How to Format USB Drive in the Terminal

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We all at some point in time we all format our USB drives. The question I would like to ask is how do you do it? Is it from GUI or terminal?

I see formatting USB drives from the terminal very handy. Today I am going to show you how to format USB drives using the terminal. Things needed for this tutorial to be useful is just a USB drive, the capacity doesn’t matter.

Let us get started!

1. Insert your USB drive into your system.

2. Open the terminal. (CTRL + ALT + T)

3. Look for the USB drive you want to format, by running:

$ df

The command above will display the directory path of your various drives. Take note of the drive you wish to format.

df-command-unixmenIn this tutorial, the name of the drive am going to format is Seth and its path under the filesystem is /dev/sdc1.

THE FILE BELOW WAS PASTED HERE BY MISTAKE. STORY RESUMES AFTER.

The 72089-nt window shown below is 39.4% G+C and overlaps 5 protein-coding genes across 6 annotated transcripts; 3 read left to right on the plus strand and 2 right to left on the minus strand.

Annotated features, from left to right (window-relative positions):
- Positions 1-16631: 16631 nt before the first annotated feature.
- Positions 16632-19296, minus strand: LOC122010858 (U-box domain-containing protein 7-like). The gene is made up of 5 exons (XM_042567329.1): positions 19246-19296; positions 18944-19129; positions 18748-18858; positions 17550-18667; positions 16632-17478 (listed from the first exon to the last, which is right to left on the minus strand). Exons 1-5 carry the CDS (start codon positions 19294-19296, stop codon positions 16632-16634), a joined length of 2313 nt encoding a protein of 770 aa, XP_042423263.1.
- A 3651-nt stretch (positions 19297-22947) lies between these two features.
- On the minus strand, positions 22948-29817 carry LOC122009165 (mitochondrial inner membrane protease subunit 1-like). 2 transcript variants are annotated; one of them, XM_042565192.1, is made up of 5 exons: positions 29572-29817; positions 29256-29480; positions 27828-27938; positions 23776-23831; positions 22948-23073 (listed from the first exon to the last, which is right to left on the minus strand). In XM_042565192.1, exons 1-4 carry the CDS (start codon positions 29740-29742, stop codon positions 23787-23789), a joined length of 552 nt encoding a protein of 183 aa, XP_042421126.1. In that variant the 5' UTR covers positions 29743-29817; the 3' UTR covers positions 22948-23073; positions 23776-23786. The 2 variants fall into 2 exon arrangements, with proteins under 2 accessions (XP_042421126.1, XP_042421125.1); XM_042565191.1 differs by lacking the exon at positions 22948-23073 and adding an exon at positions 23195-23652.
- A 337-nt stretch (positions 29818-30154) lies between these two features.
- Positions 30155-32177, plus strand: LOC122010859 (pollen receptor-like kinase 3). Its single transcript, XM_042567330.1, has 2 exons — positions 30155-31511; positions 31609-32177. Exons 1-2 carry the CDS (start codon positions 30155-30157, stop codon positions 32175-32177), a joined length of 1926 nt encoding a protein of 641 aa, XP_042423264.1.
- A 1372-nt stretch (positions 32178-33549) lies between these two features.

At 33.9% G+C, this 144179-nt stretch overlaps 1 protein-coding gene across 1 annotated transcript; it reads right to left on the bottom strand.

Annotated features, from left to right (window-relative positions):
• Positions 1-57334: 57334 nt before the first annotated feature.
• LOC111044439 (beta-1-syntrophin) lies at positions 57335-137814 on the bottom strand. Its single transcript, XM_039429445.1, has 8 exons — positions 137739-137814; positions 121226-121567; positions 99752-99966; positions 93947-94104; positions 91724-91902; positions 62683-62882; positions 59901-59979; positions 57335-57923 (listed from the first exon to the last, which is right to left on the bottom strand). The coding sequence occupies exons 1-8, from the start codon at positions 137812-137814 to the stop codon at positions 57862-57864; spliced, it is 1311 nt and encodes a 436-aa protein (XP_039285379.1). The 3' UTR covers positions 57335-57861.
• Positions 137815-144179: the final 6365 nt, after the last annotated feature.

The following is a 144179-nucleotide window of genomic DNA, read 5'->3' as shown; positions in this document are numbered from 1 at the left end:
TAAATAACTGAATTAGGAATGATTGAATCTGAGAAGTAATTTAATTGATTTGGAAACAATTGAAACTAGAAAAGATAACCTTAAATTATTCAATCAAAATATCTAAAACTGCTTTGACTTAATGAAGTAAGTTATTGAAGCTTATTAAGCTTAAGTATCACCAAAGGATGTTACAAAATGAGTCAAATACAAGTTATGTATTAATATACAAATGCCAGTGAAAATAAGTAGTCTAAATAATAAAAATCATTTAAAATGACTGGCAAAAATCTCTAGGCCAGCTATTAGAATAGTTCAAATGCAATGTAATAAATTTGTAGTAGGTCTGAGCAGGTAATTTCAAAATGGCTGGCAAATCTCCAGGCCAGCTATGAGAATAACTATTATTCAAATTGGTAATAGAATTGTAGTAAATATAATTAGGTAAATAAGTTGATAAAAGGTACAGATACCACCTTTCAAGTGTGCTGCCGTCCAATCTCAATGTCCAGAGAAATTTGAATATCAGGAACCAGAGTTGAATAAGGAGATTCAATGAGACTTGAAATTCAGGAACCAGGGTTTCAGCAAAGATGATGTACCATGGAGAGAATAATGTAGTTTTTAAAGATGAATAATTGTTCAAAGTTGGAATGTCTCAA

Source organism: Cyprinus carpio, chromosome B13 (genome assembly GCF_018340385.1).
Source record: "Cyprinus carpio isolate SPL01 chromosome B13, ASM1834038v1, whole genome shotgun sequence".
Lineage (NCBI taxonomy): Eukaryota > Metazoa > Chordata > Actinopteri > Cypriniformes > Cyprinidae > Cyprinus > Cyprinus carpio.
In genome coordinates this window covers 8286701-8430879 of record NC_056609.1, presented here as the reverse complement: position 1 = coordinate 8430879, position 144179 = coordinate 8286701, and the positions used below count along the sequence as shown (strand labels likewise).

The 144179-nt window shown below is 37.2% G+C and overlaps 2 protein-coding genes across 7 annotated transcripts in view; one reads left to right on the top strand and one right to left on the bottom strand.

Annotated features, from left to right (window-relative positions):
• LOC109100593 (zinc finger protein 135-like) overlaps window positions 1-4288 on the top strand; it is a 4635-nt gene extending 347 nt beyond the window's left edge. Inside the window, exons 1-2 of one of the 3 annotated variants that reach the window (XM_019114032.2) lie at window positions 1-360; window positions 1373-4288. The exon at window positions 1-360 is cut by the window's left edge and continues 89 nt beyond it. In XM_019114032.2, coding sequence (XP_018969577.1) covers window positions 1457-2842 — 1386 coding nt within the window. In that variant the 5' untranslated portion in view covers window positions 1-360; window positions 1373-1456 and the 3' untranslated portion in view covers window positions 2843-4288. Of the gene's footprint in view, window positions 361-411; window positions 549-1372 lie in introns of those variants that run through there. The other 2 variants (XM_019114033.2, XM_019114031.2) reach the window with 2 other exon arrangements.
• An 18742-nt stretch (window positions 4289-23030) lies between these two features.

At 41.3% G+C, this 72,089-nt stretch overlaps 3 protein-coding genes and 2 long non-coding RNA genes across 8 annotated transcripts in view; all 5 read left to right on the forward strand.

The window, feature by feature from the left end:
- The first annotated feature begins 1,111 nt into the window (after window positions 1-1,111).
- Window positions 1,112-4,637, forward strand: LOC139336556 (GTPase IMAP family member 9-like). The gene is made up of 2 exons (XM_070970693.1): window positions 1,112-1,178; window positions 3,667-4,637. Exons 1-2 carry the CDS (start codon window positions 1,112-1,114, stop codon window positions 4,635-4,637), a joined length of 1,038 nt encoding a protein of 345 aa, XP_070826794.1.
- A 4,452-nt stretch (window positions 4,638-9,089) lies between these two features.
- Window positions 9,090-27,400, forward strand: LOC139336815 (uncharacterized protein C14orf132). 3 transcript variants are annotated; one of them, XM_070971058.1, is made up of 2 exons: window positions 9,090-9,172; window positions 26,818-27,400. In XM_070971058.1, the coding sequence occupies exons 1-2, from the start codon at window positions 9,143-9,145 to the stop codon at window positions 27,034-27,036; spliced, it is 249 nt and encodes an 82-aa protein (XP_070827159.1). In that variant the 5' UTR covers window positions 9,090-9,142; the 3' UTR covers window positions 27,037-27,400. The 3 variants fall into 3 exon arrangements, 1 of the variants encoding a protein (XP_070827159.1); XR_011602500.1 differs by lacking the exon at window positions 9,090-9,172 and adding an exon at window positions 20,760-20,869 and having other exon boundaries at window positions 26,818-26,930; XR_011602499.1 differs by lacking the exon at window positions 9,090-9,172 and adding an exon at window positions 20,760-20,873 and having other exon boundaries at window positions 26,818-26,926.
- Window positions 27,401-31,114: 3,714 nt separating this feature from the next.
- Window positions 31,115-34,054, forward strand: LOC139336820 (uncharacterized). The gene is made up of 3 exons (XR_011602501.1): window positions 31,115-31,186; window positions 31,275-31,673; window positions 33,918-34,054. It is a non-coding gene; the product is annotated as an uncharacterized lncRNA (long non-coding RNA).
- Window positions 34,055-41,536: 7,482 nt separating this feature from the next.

3. Unmount drive using the syntax below:

$ sudo umount /dev/sdc1

umount4. Now run this command to format drive to fat32:

$ sudo mkfs.vfat -n 'Ubuntu' -I /dev/sdc1


Understanding the above command


mkfs is used to build a Linux filesystem on a device, usually a hard disk partition. The device argument is either the device name (e.g. /dev/hda1, /dev/sdb2), or a regular file that shall contain the filesystem. The size argument is the number of blocks to be used for the filesystem.


Formats the drive to FAT32, other formats available are mkfs.bfs, mkfs.ext2, mkfs.ext3, mkfs.ext4, mkfs.minix, mkfs.msdos, mkfs.vfat, mkfs.xfs, mkfs.xiafs etc.


Volume-name sets the volume name (label) of the file system. The volume name can be up to 11 characters long. The default is no label. In this tutorial my volume-name is Ubuntu.


It is typical for fixed disk devices to be partitioned so by default, you are not permitted to create a filesystem across the entire device.

format-completeRunning $ df after formatting displays this.

df-after-format-unixmenYou are done and your pen drive has successfully been formatted.